It's not so much "whatever that means." It's whoever...

"Dear Elder Cannon: you are hereby called to serve as a missionary for the Church of Jesus Christ of Latter-day Saints. You are assigned to labor in the Colombia Bogota North Mission. It is anticipated that you will serve for a period of 24 months...You will prepare to preach the gospel in the Spanish language... "

Friday, June 11, 2010

Weather...and other things.

In Norton Juster's The Phantom Tollbooth a character named 'The Whether Man' says this: "It's more important to know whether there will be weather than what the weather will be." It's not an incredibly helpful quote, but it makes one think at least (and for any of you who haven't read The Phantom Tollbooth, it's really quite an amazing book).

Anyway...there was weather today. 'Bad weather' as some call it, or 'Gloomy weather' maybe. Whatever the case, it was cloudy and rainy all day today. Just yesterday it was sunny and nice. There was some wind, sure, but it really was a pretty nice day. Nice enough to spend some time at Utah Lake at least. :) It just amazes me that one day I'm out on a wave runner getting sunburned and the next day I don't even want to go outside. Utah is just such a magical place... 

Almost as magical as Ecuador. Okay, not really. In Ecuador it rains every day out of the year except maybe...10. I'm exaggerating, I know, but it rains a lot there. Only, the cool thing about Ecuador is that it stays at an even 72 degrees every day. And that's not exaggerating. You never really had to wear a coat, unless you were from Cali and everything below 85 is chilly...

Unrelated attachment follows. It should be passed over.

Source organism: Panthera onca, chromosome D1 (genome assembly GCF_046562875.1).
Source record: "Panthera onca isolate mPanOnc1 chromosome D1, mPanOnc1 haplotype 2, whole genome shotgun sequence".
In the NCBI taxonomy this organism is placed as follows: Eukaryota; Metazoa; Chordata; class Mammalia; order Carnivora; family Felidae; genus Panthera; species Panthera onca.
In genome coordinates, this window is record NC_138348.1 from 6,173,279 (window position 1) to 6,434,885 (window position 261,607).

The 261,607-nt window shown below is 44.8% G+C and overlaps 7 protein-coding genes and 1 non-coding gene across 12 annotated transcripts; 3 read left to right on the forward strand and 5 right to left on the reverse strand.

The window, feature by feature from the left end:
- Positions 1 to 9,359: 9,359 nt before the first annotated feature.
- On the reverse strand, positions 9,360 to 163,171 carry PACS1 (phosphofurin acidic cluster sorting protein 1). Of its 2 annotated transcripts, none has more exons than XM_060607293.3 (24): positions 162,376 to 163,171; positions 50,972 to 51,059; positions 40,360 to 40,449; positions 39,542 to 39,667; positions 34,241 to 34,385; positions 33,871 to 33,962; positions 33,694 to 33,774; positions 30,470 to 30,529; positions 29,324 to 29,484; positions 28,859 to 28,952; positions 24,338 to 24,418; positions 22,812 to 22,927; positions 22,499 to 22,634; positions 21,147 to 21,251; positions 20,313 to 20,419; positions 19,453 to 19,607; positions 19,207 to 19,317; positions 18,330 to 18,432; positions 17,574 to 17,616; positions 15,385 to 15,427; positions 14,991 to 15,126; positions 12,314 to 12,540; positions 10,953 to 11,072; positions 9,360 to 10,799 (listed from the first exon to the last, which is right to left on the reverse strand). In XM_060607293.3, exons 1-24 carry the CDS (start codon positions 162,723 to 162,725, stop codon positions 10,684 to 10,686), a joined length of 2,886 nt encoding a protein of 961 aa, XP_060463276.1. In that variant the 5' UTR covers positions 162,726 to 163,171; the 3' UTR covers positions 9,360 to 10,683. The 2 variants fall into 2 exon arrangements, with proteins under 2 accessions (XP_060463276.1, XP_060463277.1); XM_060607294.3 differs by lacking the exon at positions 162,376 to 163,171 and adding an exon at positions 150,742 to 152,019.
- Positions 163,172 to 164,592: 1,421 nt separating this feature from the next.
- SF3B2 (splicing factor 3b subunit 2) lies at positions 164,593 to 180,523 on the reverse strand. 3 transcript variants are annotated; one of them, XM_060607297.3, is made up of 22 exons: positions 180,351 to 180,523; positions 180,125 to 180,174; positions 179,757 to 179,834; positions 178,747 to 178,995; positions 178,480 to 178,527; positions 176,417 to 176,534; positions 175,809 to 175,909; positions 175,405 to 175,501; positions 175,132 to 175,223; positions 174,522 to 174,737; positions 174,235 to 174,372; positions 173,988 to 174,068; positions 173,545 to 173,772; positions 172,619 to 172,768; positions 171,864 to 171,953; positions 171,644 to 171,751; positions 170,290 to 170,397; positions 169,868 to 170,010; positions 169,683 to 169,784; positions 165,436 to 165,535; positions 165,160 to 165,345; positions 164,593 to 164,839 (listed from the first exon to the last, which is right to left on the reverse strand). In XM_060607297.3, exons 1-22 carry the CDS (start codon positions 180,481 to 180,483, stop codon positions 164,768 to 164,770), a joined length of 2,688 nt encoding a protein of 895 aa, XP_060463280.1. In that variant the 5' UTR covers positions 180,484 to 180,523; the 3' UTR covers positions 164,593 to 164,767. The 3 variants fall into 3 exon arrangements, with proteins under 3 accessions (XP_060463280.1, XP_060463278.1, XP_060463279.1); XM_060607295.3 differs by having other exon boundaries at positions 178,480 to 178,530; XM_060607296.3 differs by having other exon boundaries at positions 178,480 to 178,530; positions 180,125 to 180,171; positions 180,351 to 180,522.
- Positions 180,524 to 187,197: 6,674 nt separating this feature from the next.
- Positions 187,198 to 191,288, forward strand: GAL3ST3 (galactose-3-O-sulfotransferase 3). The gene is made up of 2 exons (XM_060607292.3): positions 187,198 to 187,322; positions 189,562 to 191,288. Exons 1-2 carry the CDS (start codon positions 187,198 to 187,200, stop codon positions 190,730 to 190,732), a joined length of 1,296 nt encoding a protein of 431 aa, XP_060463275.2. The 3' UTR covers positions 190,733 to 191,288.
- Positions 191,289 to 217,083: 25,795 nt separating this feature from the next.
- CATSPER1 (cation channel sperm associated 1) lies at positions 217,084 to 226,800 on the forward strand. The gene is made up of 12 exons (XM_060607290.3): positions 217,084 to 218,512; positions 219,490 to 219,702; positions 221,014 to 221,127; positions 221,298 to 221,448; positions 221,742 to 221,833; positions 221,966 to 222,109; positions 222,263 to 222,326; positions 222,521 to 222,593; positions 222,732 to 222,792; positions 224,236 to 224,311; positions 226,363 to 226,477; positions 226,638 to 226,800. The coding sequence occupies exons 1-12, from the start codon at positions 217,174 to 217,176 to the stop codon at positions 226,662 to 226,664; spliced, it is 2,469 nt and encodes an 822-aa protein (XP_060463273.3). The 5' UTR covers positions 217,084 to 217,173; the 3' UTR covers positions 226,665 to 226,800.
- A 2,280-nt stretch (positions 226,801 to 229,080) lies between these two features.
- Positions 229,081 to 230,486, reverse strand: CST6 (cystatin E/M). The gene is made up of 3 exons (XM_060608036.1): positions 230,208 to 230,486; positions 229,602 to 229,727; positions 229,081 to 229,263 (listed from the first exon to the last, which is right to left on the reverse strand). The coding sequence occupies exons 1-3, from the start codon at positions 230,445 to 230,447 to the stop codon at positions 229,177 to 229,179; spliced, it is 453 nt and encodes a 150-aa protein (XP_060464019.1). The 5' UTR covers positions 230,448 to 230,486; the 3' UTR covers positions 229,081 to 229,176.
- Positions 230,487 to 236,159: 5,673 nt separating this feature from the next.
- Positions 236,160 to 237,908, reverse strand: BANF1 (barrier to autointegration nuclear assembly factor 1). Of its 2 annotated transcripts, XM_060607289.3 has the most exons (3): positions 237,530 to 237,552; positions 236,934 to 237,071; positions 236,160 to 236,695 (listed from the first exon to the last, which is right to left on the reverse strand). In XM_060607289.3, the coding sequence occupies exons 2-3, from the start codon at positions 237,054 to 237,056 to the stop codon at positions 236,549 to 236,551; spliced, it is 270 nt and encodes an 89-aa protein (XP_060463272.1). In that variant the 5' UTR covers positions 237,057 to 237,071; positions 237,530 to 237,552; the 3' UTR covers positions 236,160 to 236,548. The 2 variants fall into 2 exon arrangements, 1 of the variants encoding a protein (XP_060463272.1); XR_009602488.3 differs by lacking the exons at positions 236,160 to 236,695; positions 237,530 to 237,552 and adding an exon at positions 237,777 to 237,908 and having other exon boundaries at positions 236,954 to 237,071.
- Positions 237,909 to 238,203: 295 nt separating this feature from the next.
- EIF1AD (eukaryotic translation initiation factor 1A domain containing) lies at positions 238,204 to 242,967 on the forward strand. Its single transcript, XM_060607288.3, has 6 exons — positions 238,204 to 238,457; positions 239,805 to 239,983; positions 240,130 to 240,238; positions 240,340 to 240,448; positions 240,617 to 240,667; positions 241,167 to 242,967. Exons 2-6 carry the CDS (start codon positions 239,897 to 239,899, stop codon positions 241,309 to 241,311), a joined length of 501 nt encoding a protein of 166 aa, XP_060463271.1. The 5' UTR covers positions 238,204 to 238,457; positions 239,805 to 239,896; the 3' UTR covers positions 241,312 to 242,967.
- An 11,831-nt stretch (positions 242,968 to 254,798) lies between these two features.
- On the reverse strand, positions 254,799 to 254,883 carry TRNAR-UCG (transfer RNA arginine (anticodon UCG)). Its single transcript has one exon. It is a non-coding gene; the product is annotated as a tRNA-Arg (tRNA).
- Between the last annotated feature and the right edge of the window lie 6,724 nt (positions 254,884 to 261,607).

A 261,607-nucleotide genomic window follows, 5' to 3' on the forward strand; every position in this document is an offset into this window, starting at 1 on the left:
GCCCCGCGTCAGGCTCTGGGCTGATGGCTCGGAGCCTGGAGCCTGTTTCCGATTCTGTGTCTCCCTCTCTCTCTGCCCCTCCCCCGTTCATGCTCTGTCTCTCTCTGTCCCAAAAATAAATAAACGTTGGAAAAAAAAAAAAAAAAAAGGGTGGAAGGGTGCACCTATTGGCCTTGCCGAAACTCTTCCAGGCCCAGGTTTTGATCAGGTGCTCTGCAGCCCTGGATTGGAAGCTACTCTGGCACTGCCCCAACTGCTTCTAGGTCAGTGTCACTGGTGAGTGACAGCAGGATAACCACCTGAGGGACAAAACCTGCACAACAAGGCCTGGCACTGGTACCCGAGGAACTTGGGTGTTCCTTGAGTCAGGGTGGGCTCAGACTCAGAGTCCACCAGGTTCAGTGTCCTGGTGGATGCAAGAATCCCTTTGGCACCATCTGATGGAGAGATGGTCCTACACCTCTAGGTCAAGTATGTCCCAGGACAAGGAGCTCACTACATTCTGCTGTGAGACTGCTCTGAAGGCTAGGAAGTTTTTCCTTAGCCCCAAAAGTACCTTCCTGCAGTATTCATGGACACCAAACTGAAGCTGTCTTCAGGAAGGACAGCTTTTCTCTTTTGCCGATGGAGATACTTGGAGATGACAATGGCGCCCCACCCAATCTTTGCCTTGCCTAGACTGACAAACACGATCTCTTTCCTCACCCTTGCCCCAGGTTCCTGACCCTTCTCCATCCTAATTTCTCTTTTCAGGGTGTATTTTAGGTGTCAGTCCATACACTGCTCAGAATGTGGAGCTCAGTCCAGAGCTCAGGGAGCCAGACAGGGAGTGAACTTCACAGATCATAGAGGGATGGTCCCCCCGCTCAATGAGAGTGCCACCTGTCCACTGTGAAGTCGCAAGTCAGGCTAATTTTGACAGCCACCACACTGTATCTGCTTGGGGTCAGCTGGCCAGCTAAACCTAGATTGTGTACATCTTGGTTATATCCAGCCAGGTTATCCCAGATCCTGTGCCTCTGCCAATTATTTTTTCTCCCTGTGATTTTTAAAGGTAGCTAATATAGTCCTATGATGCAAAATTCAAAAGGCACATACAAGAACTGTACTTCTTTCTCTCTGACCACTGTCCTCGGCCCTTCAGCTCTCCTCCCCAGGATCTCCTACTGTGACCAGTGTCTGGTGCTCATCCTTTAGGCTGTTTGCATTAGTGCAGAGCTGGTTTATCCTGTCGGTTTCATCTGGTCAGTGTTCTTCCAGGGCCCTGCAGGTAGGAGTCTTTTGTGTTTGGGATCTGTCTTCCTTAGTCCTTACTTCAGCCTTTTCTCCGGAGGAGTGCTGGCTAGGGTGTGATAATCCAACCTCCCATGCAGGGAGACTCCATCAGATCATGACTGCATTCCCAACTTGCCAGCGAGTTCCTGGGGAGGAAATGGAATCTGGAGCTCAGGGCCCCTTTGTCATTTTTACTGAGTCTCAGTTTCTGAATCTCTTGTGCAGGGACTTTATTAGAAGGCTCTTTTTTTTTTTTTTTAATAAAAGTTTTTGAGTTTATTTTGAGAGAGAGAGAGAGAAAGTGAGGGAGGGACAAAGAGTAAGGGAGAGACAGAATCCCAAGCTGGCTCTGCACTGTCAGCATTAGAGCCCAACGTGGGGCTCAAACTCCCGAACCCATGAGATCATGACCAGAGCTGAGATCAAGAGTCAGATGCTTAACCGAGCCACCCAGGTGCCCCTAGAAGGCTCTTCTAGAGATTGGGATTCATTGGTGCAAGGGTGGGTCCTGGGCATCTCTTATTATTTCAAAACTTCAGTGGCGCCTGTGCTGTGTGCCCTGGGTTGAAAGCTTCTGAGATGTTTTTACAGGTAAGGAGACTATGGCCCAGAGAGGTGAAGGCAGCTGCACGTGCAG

Ecuador really is a magical place. I think that now might be as good a time as any to blog about the "Ecuador Experience". Here goes nothing! :)

Once upon a time, there was a family named the Cannons. They lived in Eagle Mountain (where the deer and the antelope play). One day, mama and papa Cannon were talking to some old friends of theirs, and found out that these friends had been to a magical place called Ecuador, and had served there for several weeks. This sounded like a wonderful service opportunity, so they signed up quick. They also signed up their 7 children. It would be somewhat difficult to leave the country with 7 young children at home. So we all packed up to go to Ecuador. We left on December 28th, 2006 at about 2:30 am. It was...really early. But we had to catch the red eye to Houston. 

So, after various airport adventures, we arrived in Cuenca, Ecuador on December 29th, 2006. 

We got off the plane and loaded our luggage onto a few vans to take us to the "OSSO House". This would be our home for the next 6 weeks. We moved everything into out downstairs apartment and got all situated. We had a gas stove (that had to be lit with a match), and fridge, a sink (with water that we weren't allowed to drink...) and a purified water dispenser (that we could drink...duh). All of the floors were hard, cold tile, and the walls were plastered cement. Nice and homely, I'd say.